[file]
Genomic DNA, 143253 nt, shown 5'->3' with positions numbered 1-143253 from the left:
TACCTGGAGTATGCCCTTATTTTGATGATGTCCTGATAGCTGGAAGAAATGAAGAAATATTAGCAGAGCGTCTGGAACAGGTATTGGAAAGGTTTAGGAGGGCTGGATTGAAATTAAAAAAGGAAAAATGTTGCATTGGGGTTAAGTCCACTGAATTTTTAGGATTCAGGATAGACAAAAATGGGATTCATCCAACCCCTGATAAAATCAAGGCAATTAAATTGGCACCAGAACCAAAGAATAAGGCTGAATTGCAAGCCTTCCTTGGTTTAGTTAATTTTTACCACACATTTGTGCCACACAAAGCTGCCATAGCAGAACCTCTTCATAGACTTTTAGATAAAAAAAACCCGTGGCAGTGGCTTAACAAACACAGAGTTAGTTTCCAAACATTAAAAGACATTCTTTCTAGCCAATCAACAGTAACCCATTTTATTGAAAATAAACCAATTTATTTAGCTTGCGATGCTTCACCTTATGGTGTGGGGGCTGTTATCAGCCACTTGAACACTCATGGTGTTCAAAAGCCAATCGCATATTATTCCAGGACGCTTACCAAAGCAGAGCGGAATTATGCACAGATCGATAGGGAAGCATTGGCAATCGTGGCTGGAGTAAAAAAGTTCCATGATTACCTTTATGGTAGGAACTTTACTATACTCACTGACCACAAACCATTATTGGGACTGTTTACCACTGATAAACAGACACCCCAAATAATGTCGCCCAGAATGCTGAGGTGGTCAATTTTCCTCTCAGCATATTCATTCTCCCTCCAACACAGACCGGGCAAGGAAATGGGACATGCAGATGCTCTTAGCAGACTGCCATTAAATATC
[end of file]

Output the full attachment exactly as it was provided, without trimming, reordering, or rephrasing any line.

Genomic DNA, 143253 nt, shown 5'->3' with positions numbered 1-143253 from the left:
TACCTGGAGTATGCCCTTATTTTGATGATGTCCTGATAGCTGGAAGAAATGAAGAAATATTAGCAGAGCGTCTGGAACAGGTATTGGAAAGGTTTAGGAGGGCTGGATTGAAATTAAAAAAGGAAAAATGTTGCATTGGGGTTAAGTCCACTGAATTTTTAGGATTCAGGATAGACAAAAATGGGATTCATCCAACCCCTGATAAAATCAAGGCAATTAAATTGGCACCAGAACCAAAGAATAAGGCTGAATTGCAAGCCTTCCTTGGTTTAGTTAATTTTTACCACACATTTGTGCCACACAAAGCTGCCATAGCAGAACCTCTTCATAGACTTTTAGATAAAAAAAACCCGTGGCAGTGGCTTAACAAACACAGAGTTAGTTTCCAAACATTAAAAGACATTCTTTCTAGCCAATCAACAGTAACCCATTTTATTGAAAATAAACCAATTTATTTAGCTTGCGATGCTTCACCTTATGGTGTGGGGGCTGTTATCAGCCACTTGAACACTCATGGTGTTCAAAAGCCAATCGCATATTATTCCAGGACGCTTACCAAAGCAGAGCGGAATTATGCACAGATCGATAGGGAAGCATTGGCAATCGTGGCTGGAGTAAAAAAGTTCCATGATTACCTTTATGGTAGGAACTTTACTATACTCACTGACCACAAACCATTATTGGGACTGTTTACCACTGATAAACAGACACCCCAAATAATGTCGCCCAGAATGCTGAGGTGGTCAATTTTCCTCTCAGCATATTCATTCTCCCTCCAACACAGACCGGGCAAGGAAATGGGACATGCAGATGCTCTTAGCAGACTGCCATTAAATATC